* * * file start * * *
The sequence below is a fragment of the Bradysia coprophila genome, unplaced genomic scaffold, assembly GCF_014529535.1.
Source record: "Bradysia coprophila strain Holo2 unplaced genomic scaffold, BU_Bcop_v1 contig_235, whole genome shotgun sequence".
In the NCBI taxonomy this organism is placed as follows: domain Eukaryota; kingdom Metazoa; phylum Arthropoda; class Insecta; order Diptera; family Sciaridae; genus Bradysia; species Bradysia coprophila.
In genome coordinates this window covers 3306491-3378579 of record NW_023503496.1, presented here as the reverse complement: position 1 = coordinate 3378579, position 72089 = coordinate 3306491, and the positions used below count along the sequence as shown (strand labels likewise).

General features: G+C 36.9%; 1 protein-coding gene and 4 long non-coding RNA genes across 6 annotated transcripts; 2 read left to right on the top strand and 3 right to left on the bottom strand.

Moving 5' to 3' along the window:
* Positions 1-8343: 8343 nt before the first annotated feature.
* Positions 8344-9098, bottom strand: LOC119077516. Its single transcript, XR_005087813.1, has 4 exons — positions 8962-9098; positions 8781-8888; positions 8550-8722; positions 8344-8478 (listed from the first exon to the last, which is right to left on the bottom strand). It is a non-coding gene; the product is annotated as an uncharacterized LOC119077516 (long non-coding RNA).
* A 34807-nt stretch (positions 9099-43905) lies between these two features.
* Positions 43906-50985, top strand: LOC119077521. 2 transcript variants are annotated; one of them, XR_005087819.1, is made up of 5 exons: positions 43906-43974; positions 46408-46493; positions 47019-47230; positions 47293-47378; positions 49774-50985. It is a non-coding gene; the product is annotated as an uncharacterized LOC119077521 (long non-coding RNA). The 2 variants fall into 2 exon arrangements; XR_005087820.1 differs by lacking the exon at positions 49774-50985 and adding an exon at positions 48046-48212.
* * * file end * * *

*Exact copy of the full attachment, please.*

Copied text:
The sequence below is a fragment of the Bradysia coprophila genome, unplaced genomic scaffold, assembly GCF_014529535.1.
Source record: "Bradysia coprophila strain Holo2 unplaced genomic scaffold, BU_Bcop_v1 contig_235, whole genome shotgun sequence".
In the NCBI taxonomy this organism is placed as follows: domain Eukaryota; kingdom Metazoa; phylum Arthropoda; class Insecta; order Diptera; family Sciaridae; genus Bradysia; species Bradysia coprophila.
In genome coordinates this window covers 3306491-3378579 of record NW_023503496.1, presented here as the reverse complement: position 1 = coordinate 3378579, position 72089 = coordinate 3306491, and the positions used below count along the sequence as shown (strand labels likewise).

General features: G+C 36.9%; 1 protein-coding gene and 4 long non-coding RNA genes across 6 annotated transcripts; 2 read left to right on the top strand and 3 right to left on the bottom strand.

Moving 5' to 3' along the window:
* Positions 1-8343: 8343 nt before the first annotated feature.
* Positions 8344-9098, bottom strand: LOC119077516. Its single transcript, XR_005087813.1, has 4 exons — positions 8962-9098; positions 8781-8888; positions 8550-8722; positions 8344-8478 (listed from the first exon to the last, which is right to left on the bottom strand). It is a non-coding gene; the product is annotated as an uncharacterized LOC119077516 (long non-coding RNA).
* A 34807-nt stretch (positions 9099-43905) lies between these two features.
* Positions 43906-50985, top strand: LOC119077521. 2 transcript variants are annotated; one of them, XR_005087819.1, is made up of 5 exons: positions 43906-43974; positions 46408-46493; positions 47019-47230; positions 47293-47378; positions 49774-50985. It is a non-coding gene; the product is annotated as an uncharacterized LOC119077521 (long non-coding RNA). The 2 variants fall into 2 exon arrangements; XR_005087820.1 differs by lacking the exon at positions 49774-50985 and adding an exon at positions 48046-48212.